Washington, January 10 (ANI): A study on sparrows has revealed that the male Swamp Sparrow adjusts its vocal when faced with a hostile situation.
Adrienne DuBois, a graduate student at the University of Miami (UM) College of Arts and Sciences Department of Biology, says that the bird's ability to emit such songs as are physically difficult to produce during hostile situations suggests that it uses sophisticated vocal performances as signals in aggressive communication. n a research paper published online in Biology Letters, the study's authors say that it contributes to the current understanding of how animals use signals to communicate. uBois revealed that the study was aimed at determining whether vocal performance is used as a signal in aggressive interactions between male songbirds.
The researcher said that the study showed that, when challenged, the male Swamp Sparrow escalates its vocal performance by increasing the frequency range and the speed of its song.
"Vocal performance was thought to be a static characteristic-set once a song is learned. Our results are the first to show that songbirds can modulate vocal performance, when it is important to do so," DuBois said.
While it has theoretically been thought that only males with better genes, or those in better condition, should be able to produce high performance songs, the current study has shown that males are able to increase their vocal performance when challenged by a competitor.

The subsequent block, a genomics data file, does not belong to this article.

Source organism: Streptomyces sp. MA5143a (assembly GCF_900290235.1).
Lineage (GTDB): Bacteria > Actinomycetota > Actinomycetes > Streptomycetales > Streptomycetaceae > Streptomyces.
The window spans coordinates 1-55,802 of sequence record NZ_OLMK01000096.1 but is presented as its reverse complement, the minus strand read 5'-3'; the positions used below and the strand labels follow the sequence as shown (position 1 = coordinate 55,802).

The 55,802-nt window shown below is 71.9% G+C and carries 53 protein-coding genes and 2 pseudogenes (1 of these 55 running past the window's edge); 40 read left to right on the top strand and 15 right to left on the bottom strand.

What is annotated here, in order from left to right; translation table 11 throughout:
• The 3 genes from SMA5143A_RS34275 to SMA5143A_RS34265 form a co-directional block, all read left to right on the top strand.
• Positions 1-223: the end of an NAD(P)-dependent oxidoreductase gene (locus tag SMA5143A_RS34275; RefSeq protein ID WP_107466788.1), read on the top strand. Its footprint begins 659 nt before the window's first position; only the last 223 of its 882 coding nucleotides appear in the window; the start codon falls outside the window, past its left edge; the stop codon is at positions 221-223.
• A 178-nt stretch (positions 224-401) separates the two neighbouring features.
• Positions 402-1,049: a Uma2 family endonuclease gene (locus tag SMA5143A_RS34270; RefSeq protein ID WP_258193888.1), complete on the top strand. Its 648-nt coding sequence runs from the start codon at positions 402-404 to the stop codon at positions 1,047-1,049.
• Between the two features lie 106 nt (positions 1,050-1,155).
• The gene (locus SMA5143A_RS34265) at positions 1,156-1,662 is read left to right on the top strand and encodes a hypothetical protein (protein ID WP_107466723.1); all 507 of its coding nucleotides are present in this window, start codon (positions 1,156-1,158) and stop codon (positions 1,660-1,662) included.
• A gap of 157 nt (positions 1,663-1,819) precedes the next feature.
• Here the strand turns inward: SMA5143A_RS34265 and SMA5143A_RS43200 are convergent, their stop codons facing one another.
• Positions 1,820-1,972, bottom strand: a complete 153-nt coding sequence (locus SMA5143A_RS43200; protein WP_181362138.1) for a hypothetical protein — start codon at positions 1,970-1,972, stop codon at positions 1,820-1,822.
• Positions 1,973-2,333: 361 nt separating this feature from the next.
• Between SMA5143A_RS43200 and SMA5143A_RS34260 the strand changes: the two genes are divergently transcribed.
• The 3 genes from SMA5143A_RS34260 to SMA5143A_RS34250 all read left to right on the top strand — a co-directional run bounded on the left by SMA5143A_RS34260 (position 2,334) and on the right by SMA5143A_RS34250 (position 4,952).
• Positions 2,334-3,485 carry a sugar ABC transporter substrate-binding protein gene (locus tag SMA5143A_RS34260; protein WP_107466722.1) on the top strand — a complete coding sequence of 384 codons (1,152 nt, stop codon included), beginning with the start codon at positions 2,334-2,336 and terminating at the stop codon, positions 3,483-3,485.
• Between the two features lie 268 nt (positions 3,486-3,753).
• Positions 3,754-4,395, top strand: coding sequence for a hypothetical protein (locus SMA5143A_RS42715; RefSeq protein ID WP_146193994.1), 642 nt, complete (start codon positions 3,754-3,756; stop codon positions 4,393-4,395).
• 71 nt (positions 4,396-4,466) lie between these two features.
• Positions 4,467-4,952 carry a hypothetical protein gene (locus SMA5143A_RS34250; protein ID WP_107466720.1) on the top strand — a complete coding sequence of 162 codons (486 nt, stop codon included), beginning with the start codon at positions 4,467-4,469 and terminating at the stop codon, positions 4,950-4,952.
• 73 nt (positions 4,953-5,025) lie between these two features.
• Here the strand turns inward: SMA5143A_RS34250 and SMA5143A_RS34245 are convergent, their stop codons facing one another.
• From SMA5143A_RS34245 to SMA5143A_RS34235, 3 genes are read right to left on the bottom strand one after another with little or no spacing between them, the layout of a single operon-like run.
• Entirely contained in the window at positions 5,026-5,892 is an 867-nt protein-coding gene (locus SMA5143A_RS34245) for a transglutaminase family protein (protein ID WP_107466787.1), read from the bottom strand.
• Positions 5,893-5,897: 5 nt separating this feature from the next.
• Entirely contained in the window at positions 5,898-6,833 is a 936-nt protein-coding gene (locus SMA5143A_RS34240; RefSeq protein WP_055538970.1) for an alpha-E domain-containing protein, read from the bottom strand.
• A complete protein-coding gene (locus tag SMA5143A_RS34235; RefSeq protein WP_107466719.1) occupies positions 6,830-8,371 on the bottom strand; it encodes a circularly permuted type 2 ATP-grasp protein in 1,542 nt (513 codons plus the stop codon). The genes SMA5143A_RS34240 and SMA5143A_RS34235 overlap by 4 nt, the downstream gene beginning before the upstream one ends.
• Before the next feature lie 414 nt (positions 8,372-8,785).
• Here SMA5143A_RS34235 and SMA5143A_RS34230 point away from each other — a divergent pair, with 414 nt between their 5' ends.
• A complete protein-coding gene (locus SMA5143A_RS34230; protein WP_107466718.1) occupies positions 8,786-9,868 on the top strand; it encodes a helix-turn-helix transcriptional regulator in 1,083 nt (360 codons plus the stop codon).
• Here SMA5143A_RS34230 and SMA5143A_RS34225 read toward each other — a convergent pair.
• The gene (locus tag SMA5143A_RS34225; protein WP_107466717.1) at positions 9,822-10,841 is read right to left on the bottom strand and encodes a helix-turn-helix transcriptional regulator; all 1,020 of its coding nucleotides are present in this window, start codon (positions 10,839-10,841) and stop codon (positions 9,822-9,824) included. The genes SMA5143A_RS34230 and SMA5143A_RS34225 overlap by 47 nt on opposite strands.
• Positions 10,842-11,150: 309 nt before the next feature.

"Even in the case of signals whose properties are physically constrained to reflect an individual's abilities, animals exaggerate their signals as much as they can, during critical situations," said Bill Searcy, Maytag professor of Ornithology in the UM College of Arts and Science and co-author of the study.
The slow trills of the Swamp Sparrows can be heard during spring and summer across the Eastern and Central North American wetlands.
The small songbird with a grey face and reddish wings defends his territory and attracts a mate usually by singing from a raised perch in a brushy swamp.
Steve Nowicki, Duke University professor, dean of Undergraduate Education and co-author of the study, said that the new findings could be extrapolated to other areas of study, including the evolution of communication, and animal cognition.
"By understanding what animals do in their natural environment, we get a glimpse of what their brains can do. In a broader sense, we can make assumptions about the way the animal brain develops to support a complex communication system," said Nowicki. (ANI)